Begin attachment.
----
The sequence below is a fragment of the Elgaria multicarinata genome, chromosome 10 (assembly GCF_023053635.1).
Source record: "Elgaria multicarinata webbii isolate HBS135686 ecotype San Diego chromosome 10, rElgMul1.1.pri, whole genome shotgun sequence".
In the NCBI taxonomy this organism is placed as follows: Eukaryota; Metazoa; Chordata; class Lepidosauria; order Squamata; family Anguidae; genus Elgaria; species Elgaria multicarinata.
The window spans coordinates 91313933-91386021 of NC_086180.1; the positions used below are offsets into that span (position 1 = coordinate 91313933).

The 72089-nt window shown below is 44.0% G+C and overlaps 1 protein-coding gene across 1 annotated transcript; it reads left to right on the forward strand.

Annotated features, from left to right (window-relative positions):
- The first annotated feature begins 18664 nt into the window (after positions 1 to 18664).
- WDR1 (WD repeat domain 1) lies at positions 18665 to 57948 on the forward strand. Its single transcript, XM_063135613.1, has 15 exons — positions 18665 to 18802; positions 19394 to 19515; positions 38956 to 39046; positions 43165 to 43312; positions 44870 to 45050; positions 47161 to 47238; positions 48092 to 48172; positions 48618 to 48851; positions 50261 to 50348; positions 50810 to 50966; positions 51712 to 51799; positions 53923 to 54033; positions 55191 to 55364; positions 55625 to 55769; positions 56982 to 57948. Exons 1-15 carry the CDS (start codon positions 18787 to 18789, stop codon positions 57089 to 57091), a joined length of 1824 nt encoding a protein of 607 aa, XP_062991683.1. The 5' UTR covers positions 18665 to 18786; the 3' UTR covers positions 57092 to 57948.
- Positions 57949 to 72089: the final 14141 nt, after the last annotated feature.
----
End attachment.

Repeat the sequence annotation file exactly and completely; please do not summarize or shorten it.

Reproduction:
The sequence below is a fragment of the Elgaria multicarinata genome, chromosome 10 (assembly GCF_023053635.1).
Source record: "Elgaria multicarinata webbii isolate HBS135686 ecotype San Diego chromosome 10, rElgMul1.1.pri, whole genome shotgun sequence".
In the NCBI taxonomy this organism is placed as follows: Eukaryota; Metazoa; Chordata; class Lepidosauria; order Squamata; family Anguidae; genus Elgaria; species Elgaria multicarinata.
The window spans coordinates 91313933-91386021 of NC_086180.1; the positions used below are offsets into that span (position 1 = coordinate 91313933).

The 72089-nt window shown below is 44.0% G+C and overlaps 1 protein-coding gene across 1 annotated transcript; it reads left to right on the forward strand.

Annotated features, from left to right (window-relative positions):
- The first annotated feature begins 18664 nt into the window (after positions 1 to 18664).
- WDR1 (WD repeat domain 1) lies at positions 18665 to 57948 on the forward strand. Its single transcript, XM_063135613.1, has 15 exons — positions 18665 to 18802; positions 19394 to 19515; positions 38956 to 39046; positions 43165 to 43312; positions 44870 to 45050; positions 47161 to 47238; positions 48092 to 48172; positions 48618 to 48851; positions 50261 to 50348; positions 50810 to 50966; positions 51712 to 51799; positions 53923 to 54033; positions 55191 to 55364; positions 55625 to 55769; positions 56982 to 57948. Exons 1-15 carry the CDS (start codon positions 18787 to 18789, stop codon positions 57089 to 57091), a joined length of 1824 nt encoding a protein of 607 aa, XP_062991683.1. The 5' UTR covers positions 18665 to 18786; the 3' UTR covers positions 57092 to 57948.
- Positions 57949 to 72089: the final 14141 nt, after the last annotated feature.